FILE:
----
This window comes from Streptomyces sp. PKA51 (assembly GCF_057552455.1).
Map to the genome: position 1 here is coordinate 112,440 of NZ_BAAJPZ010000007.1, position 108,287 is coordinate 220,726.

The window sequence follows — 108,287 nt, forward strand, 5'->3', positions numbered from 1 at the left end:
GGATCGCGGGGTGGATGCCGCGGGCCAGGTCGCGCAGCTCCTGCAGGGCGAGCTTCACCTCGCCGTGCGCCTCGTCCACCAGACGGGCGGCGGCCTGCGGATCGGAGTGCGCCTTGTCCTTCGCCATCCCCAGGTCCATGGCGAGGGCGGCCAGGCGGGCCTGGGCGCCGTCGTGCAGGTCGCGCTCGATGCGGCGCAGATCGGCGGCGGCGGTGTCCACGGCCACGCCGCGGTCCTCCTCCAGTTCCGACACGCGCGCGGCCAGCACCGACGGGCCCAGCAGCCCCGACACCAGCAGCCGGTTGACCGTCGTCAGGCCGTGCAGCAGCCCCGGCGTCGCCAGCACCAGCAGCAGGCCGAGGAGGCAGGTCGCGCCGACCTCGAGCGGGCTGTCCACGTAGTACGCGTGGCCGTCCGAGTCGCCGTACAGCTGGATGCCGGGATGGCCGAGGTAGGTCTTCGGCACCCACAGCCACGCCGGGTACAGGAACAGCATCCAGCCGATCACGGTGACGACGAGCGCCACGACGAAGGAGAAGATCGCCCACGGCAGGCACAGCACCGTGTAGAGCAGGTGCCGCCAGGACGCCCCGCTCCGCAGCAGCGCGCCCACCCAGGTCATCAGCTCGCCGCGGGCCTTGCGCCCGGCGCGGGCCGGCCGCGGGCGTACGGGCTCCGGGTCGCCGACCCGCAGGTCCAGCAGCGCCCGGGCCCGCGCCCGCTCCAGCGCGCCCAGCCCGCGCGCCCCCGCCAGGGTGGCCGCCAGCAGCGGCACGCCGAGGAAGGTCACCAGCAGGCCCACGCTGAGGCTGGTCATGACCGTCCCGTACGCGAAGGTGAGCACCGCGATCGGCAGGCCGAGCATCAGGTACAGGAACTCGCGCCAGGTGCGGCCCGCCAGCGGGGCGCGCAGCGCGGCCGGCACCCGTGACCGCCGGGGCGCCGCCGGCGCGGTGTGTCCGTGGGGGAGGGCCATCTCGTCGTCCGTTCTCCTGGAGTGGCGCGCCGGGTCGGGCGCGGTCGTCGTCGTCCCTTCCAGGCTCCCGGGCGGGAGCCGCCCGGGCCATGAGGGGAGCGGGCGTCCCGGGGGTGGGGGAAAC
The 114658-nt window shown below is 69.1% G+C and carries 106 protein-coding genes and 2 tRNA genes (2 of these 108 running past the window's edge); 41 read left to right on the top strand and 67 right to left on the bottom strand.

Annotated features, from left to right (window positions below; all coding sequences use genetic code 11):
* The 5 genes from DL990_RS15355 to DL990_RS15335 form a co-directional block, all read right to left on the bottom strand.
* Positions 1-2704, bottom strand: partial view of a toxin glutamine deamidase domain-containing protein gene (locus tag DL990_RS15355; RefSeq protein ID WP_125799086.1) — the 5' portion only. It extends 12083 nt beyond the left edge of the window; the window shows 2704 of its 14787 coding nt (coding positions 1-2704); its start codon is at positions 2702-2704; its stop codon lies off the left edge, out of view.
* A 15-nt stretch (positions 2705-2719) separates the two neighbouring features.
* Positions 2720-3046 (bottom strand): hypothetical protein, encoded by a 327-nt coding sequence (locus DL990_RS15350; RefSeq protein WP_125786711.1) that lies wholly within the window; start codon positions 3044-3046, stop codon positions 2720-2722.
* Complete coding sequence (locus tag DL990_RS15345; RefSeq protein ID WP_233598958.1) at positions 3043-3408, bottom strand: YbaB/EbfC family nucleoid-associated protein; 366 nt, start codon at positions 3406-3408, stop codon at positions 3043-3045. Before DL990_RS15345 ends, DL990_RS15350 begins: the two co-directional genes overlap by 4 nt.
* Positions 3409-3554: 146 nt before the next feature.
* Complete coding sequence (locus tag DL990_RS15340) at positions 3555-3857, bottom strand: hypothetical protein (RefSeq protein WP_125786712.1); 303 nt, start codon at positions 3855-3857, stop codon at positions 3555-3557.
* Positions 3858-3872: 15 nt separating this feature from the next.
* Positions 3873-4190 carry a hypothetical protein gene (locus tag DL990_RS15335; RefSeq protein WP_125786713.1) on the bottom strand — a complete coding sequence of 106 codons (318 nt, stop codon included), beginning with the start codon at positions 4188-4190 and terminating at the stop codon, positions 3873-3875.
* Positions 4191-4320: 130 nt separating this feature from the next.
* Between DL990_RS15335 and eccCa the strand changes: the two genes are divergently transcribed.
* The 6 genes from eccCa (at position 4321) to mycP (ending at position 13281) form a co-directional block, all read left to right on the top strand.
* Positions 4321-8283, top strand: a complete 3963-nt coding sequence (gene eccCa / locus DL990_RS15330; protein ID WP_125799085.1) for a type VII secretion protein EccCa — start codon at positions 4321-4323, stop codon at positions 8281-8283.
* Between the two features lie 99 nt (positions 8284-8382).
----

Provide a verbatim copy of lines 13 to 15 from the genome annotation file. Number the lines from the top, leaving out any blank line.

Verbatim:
* Complete coding sequence (locus tag DL990_RS15340) at positions 3555-3857, bottom strand: hypothetical protein (RefSeq protein WP_125786712.1); 303 nt, start codon at positions 3855-3857, stop codon at positions 3555-3557.
* Positions 3858-3872: 15 nt separating this feature from the next.
* Positions 3873-4190 carry a hypothetical protein gene (locus tag DL990_RS15335; RefSeq protein WP_125786713.1) on the bottom strand — a complete coding sequence of 106 codons (318 nt, stop codon included), beginning with the start codon at positions 4188-4190 and terminating at the stop codon, positions 3873-3875.